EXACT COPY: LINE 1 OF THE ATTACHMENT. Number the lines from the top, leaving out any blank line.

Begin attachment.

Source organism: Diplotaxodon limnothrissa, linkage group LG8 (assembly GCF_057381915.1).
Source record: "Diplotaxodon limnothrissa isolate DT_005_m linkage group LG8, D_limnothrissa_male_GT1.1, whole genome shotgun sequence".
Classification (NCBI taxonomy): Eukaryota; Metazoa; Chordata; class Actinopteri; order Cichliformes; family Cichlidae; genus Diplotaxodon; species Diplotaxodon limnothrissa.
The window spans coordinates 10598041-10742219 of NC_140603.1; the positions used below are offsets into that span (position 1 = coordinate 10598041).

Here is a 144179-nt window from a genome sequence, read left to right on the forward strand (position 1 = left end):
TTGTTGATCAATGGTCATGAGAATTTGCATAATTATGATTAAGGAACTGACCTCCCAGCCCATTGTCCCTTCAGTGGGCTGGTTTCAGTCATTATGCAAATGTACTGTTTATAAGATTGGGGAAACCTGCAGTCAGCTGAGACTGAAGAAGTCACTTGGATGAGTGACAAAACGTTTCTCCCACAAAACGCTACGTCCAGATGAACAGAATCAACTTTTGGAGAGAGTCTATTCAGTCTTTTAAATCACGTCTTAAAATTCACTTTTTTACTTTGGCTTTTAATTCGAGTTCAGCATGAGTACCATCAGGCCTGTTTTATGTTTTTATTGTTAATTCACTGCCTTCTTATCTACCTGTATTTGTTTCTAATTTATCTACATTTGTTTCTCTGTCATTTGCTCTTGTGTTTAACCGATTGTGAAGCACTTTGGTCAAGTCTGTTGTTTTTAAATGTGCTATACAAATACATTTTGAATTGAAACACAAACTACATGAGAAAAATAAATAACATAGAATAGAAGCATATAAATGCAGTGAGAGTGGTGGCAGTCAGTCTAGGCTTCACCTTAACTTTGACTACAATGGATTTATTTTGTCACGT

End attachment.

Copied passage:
Source organism: Diplotaxodon limnothrissa, linkage group LG8 (assembly GCF_057381915.1).